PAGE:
Does Cold Weather Directly Affect Arthritis? Many people who suffer from various forms of arthritis feel that there is a strong connection between weather conditions and their arthritis. People specifically describe a causal relationship in which cold weather systems worsen their arthritis pain. It is common to hear people suggest that they can predict the onset of rain storms and incoming cold fronts based on an increase in their arthritis pain shortly before the weather event.

What Does the Research Indicate? The scientific research surrounding this hypothesis has been largely in-conclusive. Some test results indicate a possible correlation and other studies do not  produce sufficient evidence to make any conclusive claims. Many physicians and scientists recommend avoiding direct exposure to extreme cold weather and suggest that patients keep their joints warm when temperatures drop below 50 degrees Fahrenheit. This is a cautionary measure and does not mean that physicians endorse the beliefs of some arthritis patients. Many doctors prescribe treatments and medications based on patient’s self-reported symptoms. If arthritis patients describe worsening conditions doctors will likely respond with increased treatments.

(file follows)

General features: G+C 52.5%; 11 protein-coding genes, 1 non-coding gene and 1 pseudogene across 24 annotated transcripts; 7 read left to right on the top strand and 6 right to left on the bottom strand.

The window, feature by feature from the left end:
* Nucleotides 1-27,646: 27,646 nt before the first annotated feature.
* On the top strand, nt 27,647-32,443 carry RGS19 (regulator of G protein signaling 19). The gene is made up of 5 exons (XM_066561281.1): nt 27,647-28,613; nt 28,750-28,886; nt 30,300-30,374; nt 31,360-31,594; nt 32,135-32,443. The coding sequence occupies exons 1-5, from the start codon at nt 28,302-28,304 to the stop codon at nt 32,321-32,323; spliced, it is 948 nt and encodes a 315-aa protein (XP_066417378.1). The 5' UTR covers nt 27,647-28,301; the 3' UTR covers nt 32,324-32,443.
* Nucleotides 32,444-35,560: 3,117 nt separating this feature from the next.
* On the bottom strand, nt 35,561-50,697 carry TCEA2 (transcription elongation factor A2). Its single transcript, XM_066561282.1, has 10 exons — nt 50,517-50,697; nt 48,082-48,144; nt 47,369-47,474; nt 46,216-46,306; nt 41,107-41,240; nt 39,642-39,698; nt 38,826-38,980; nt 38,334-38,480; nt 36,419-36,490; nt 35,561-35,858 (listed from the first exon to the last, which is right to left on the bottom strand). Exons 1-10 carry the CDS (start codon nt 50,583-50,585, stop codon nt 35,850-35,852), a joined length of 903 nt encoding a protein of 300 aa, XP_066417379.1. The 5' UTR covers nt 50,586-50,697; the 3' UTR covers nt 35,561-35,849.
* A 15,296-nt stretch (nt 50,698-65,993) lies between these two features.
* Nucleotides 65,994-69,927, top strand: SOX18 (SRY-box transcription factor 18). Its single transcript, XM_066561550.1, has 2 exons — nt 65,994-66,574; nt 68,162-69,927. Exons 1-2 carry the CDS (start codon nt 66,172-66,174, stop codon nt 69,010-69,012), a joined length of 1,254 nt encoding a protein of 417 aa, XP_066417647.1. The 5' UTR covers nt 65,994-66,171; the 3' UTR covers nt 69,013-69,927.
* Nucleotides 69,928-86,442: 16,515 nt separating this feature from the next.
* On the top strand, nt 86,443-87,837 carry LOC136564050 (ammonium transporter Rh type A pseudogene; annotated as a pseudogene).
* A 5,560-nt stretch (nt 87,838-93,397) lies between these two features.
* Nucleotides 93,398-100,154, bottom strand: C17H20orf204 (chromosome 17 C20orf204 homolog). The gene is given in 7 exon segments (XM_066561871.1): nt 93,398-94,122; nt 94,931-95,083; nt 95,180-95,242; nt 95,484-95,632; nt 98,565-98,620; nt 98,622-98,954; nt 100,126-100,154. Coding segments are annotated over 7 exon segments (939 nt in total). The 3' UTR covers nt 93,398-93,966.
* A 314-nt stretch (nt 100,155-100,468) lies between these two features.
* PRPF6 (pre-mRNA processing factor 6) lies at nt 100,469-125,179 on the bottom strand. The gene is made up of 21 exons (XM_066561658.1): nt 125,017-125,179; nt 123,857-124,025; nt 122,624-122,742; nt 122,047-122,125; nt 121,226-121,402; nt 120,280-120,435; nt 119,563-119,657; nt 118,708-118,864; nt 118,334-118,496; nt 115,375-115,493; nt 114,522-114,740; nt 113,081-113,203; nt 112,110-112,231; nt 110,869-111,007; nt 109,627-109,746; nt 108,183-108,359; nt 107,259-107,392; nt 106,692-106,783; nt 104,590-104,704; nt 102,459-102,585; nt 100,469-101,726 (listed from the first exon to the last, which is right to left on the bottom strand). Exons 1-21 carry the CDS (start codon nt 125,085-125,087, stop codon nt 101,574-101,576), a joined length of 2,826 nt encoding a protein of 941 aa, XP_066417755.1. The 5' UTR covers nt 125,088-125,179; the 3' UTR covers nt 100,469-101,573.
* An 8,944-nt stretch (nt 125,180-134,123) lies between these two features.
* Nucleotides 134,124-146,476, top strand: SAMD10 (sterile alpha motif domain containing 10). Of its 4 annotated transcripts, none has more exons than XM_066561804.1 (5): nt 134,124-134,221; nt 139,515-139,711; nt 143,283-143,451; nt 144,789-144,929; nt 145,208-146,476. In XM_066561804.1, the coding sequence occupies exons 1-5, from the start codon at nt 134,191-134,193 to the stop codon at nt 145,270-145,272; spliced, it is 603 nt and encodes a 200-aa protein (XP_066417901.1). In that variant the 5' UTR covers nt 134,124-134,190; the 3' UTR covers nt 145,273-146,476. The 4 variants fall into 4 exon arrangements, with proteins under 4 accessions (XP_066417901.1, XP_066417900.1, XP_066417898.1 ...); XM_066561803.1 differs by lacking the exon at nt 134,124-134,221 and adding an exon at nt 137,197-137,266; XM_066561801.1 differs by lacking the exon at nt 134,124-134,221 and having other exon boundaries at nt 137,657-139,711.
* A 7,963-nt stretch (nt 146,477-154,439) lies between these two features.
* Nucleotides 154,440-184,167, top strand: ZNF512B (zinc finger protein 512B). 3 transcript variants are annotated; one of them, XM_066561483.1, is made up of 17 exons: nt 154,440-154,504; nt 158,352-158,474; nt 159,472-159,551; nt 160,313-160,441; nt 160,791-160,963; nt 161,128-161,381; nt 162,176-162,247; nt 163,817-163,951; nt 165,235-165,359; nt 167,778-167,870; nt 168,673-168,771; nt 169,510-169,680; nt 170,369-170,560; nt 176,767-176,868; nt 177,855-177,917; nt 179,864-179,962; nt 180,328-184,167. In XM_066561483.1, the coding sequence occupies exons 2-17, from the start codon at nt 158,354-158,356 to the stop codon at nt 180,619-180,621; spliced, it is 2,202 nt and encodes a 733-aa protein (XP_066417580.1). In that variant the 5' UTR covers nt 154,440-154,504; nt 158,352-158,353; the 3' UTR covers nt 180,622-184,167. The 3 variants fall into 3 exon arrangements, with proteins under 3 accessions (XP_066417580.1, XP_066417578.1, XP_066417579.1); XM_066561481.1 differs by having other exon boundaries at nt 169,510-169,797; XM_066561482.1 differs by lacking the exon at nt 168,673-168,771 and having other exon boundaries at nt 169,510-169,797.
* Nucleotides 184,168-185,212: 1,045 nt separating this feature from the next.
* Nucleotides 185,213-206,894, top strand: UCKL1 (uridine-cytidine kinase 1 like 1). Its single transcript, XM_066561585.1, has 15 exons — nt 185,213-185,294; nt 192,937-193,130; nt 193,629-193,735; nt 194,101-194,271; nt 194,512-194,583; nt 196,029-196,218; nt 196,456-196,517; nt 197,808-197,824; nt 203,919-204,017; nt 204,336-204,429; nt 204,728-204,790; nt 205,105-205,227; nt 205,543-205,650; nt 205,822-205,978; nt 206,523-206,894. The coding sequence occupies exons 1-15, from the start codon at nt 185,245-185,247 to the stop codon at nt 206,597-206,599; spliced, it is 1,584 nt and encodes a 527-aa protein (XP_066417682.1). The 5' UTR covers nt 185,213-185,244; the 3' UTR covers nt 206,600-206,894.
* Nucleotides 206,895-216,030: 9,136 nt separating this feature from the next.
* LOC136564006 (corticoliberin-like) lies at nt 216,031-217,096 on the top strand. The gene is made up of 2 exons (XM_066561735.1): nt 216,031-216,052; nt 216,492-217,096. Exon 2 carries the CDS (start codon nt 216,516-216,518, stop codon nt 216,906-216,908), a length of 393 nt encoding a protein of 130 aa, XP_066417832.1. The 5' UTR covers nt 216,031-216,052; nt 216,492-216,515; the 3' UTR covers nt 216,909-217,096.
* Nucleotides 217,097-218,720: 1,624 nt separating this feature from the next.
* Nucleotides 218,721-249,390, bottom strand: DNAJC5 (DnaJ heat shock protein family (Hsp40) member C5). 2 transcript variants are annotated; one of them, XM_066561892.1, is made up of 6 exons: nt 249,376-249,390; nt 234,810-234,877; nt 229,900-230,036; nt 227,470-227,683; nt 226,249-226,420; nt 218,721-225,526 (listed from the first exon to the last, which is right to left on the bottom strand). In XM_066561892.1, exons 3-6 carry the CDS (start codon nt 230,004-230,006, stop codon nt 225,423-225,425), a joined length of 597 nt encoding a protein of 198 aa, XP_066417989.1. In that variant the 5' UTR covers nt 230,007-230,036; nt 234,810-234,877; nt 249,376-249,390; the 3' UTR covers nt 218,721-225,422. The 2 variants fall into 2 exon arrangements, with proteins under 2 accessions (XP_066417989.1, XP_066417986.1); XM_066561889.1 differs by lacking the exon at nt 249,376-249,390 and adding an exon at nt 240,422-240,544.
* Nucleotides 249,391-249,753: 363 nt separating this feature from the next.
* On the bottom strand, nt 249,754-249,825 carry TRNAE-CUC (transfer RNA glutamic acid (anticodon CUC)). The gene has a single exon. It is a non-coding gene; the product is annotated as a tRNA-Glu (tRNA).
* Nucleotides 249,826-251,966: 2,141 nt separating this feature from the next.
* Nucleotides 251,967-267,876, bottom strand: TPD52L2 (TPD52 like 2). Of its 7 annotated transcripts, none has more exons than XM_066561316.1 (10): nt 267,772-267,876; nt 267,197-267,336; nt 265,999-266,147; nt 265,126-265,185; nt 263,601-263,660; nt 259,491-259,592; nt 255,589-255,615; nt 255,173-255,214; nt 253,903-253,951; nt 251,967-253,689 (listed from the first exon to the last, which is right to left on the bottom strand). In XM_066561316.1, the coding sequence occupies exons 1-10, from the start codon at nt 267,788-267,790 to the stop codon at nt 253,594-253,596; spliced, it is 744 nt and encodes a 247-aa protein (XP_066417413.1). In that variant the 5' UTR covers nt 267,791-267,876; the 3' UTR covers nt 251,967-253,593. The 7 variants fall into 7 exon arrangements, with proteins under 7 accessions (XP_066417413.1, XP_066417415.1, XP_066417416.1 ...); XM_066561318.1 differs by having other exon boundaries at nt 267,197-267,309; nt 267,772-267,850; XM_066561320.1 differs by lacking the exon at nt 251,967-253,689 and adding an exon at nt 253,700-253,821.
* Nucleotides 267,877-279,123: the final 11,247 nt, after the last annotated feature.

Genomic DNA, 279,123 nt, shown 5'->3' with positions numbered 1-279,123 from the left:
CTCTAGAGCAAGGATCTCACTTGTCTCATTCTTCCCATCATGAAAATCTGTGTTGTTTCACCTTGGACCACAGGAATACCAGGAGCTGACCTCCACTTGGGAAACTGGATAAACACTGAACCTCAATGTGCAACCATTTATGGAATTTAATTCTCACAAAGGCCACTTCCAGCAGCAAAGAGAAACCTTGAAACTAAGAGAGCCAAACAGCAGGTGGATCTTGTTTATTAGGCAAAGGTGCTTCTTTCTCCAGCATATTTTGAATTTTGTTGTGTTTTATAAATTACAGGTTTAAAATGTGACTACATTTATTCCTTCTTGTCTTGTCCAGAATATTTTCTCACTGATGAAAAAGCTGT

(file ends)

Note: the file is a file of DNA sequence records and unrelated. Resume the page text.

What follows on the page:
Conclusion Regardless of patient’s complaints, it is clear that cold weather conditions cannot worsen existing arthritic conditions because weather has never been found to damage human cartilage. It is possible that cold weather aggravates already weakened arthritic joints. Patients who suffer from rheumatoid arthritis in which the body’s immune system creates antibodies that attack the cartilage in the person’s joints should not be confused with rheumatism which describes pain symptoms related to weather and/or aging. In conclusion, the most plausible idea is that colder weather causes minor increases in arthritic pain symptoms, but has no effect on the condition of the disease.